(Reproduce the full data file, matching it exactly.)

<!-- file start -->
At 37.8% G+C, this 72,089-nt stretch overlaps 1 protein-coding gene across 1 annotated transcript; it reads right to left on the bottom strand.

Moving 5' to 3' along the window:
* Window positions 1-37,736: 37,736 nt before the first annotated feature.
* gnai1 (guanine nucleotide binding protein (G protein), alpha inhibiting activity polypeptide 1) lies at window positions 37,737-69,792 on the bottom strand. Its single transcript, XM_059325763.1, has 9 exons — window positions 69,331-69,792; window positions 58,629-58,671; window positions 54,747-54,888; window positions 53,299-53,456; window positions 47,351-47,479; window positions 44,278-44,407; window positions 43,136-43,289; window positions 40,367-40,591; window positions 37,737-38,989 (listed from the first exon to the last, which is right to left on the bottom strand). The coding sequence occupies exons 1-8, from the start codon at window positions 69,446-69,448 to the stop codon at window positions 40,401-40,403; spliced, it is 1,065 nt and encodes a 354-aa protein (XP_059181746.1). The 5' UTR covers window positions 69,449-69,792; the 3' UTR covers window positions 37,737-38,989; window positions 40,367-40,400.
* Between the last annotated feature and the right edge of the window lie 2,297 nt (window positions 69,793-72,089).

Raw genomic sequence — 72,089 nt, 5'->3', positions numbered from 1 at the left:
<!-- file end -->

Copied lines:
At 37.8% G+C, this 72,089-nt stretch overlaps 1 protein-coding gene across 1 annotated transcript; it reads right to left on the bottom strand.

Moving 5' to 3' along the window:
* Window positions 1-37,736: 37,736 nt before the first annotated feature.
* gnai1 (guanine nucleotide binding protein (G protein), alpha inhibiting activity polypeptide 1) lies at window positions 37,737-69,792 on the bottom strand. Its single transcript, XM_059325763.1, has 9 exons — window positions 69,331-69,792; window positions 58,629-58,671; window positions 54,747-54,888; window positions 53,299-53,456; window positions 47,351-47,479; window positions 44,278-44,407; window positions 43,136-43,289; window positions 40,367-40,591; window positions 37,737-38,989 (listed from the first exon to the last, which is right to left on the bottom strand). The coding sequence occupies exons 1-8, from the start codon at window positions 69,446-69,448 to the stop codon at window positions 40,401-40,403; spliced, it is 1,065 nt and encodes a 354-aa protein (XP_059181746.1). The 5' UTR covers window positions 69,449-69,792; the 3' UTR covers window positions 37,737-38,989; window positions 40,367-40,400.
* Between the last annotated feature and the right edge of the window lie 2,297 nt (window positions 69,793-72,089).

Raw genomic sequence — 72,089 nt, 5'->3', positions numbered from 1 at the left: